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calling core java program ffrom servlet

 
Shobana Sukumar
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how to call a core java program from a servlet?
 
ankur rathi
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The way you call it from another core java program.
 
Vishnu Prakash
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If you like to load the class without instantiating from a servlet you can use

Class.forName("className");

Make sue you have a static block to call the required methods from there.
[ December 08, 2005: Message edited by: Vishnu Prakash ]
 
ankur rathi
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Originally posted by Vishnu Prakash:
If you like to load the class without instantiating from a servlet you can use

Class.forName("className");

Make sue you have a static block to call the required methods from there.

[ December 08, 2005: Message edited by: Vishnu Prakash ]


But how can we call an instance method from static method without creating instance...

 
Vishnu Prakash
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I said static block.

static blocks are executed when the class is loaded by the JVM. From within the static block you can instantiate the class and call the methods.

FYI: This is just another way of invoking a POJO from servlets.

Note: This way of invoking a POJO is useful when you have a static method that does some work and returns results.
[ December 09, 2005: Message edited by: Vishnu Prakash ]
 
ankur rathi
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Originally posted by Vishnu Prakash:
I said static block.

static blocks are executed when the class is loaded by the JVM. From within the static block you can instantiate the class and call the methods.

FYI: This is just another way of invoking a POJO from servlets.


Yes, but you are not saving instantiation of class, as you mentioned in your first post...


[ December 09, 2005: Message edited by: rathi ji ]
 
Vishnu Prakash
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Yes, but you are not saving instantiation of class, as you mentioned in your first post...


Read the Note part of my previous post.
 
ankur rathi
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Originally posted by Vishnu Prakash:


Read the Note part of my previous post.


Yes, if the method is static then we don't need to instantiate a class. Should we always keep methods static to save instantiation??? or is there any drawback of this???

Thanks.

 
Frank Carver
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Can you explain a bit more about your reluctance to instantiate an object of the class you have loaded? We are using Object-Oriented programming, after all
 
Amarender Reddy
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hi,
i don't think there is any disadvantage in daclaring (more) methods as static and calling them without saving the instance of class.

wht vishnu was refering to was only one of the different ways of calling the methods.

PS: Lets try to answer closely to the original query posted. I think by this time Shobana would be half confused and stopped visiting this page atleast, out of chaos.

cheers
 
ankur rathi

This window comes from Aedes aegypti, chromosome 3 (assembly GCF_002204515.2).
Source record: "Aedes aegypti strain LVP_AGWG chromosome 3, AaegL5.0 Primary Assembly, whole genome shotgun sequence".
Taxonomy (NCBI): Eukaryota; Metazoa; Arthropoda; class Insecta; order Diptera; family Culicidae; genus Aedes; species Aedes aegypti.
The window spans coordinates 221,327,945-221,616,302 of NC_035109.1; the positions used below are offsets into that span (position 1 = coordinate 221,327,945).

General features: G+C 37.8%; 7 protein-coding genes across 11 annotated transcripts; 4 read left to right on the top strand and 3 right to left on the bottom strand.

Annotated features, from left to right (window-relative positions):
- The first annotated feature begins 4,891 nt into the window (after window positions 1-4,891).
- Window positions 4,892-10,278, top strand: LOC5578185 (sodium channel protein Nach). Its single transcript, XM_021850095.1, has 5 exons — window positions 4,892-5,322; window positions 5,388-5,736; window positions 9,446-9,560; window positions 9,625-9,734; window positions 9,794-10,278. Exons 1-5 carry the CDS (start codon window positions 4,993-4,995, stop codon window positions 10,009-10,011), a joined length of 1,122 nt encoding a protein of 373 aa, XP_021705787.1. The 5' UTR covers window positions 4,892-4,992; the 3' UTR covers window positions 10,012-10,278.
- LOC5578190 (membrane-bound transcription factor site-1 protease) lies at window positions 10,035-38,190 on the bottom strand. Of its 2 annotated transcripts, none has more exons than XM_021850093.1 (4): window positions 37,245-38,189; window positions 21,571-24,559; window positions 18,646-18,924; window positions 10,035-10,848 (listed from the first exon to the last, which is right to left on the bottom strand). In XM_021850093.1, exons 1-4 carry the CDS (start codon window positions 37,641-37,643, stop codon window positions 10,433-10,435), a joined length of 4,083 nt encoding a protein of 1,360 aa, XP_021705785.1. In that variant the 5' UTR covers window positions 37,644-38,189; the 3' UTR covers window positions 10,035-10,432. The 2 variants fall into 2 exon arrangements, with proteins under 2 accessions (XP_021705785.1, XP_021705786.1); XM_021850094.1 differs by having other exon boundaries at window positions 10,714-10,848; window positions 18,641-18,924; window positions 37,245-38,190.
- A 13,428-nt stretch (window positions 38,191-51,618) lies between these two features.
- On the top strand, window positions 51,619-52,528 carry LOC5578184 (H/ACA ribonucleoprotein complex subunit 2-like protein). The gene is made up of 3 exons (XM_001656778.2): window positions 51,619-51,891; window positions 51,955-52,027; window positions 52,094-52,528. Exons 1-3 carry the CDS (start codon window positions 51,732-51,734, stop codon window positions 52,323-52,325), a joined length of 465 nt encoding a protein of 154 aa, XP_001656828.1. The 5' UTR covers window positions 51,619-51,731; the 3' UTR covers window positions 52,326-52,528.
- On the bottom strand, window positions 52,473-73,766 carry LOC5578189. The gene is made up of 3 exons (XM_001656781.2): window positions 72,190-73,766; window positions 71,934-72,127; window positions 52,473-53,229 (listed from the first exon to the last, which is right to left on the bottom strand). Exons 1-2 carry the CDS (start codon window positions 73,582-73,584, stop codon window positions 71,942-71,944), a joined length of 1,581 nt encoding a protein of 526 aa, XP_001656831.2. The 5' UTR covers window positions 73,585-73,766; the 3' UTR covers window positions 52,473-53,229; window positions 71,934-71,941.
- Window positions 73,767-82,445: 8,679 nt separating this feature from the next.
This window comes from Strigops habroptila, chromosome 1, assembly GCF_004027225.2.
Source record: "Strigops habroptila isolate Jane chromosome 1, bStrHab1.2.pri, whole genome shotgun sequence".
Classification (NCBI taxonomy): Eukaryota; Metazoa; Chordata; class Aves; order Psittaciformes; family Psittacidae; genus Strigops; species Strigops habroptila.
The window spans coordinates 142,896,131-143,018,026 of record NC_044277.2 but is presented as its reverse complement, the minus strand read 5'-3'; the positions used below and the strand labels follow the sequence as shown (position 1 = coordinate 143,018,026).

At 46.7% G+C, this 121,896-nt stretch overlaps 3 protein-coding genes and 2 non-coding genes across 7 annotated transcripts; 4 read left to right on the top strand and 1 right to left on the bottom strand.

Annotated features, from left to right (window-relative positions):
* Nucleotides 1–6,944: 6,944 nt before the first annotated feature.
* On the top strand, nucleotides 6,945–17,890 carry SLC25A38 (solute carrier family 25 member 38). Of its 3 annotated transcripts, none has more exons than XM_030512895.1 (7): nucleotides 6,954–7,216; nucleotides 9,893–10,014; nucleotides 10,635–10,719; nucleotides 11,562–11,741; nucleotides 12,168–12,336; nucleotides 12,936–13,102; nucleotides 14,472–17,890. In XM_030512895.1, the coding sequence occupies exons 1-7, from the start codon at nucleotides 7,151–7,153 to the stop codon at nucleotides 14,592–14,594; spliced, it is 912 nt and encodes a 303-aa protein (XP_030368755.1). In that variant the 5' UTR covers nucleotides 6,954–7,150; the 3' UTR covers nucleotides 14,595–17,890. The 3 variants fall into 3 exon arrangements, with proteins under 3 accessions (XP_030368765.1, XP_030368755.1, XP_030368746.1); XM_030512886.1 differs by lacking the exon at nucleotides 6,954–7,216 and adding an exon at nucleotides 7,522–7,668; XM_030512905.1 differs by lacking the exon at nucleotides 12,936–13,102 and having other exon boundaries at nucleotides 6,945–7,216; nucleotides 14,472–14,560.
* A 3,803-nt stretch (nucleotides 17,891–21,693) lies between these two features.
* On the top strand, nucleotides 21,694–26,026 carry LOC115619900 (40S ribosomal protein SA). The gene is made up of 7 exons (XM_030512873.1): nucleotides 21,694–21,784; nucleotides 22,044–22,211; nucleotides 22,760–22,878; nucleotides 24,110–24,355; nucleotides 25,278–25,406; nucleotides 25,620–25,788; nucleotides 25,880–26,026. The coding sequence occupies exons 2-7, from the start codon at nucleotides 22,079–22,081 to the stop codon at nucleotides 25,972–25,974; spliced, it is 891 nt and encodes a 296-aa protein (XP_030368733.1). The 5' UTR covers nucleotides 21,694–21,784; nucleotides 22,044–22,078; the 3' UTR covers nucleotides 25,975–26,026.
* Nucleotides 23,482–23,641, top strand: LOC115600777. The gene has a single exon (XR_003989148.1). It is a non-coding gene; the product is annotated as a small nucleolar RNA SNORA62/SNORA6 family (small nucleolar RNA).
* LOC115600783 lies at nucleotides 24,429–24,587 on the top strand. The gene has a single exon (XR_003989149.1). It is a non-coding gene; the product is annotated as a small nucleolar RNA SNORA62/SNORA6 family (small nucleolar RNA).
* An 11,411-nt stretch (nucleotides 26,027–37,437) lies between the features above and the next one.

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Originally posted by Frank Carver:
Can you explain a bit more about your reluctance to instantiate an object of the class you have loaded? We are using Object-Oriented programming, after all


I am not in oppose of instantiating classes, after all, we can't avoid this always. But till it is not harmful, why not having static methods in model...


 
jiju ka
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How should you determine static methods or instance methods?


If an entity have a state you will be representing the state with variables on a class and the instance of the class (object) represents an instance of that entity.

All I am trying to explain in next paragraph is "what is State". If the entity have a state use instance method else use static method. Another reason to make instance method is polymorphism.

State: A house have a propery called Occupied:boolean; House have a behaviour called getNumberOfOccupants. The property Occupied varies with every instance of House. So it is better to keep Occupied as an Instance variable.

getNumberOfOccupants first check whether house is occupied. If not occupied it returns zero, else returns numberOfOccupants:int (another Property)

Here numberOfOccupants and occupied are instance variables which are maintaining the state of an object. Since getNumberOfOccupants method relies on state of the object, this method sould be an instance method. In java this rule is contracted through language.

Polymorphism: Suppose you have a universal remote control which can be used to power off several systems like Tape player, DVD player, TV, Video Tape Player. You can off one or more systems at a time. The super class (abstract) have a method powerOff:void. The Object of type Remote gain access to all instances of System (Tape player, DVD player, TV, Video Tape Player) and invoke the method powerOff. Here powerOff is an instance method. The beauty here is Remote don't have to know the type(subclass) of system.

You couldn't have implemented this "dynamic(runtime binding) polymorphism" if you kept powerOff as static method.
[ December 12, 2005: Message edited by: jiju ka ]
 
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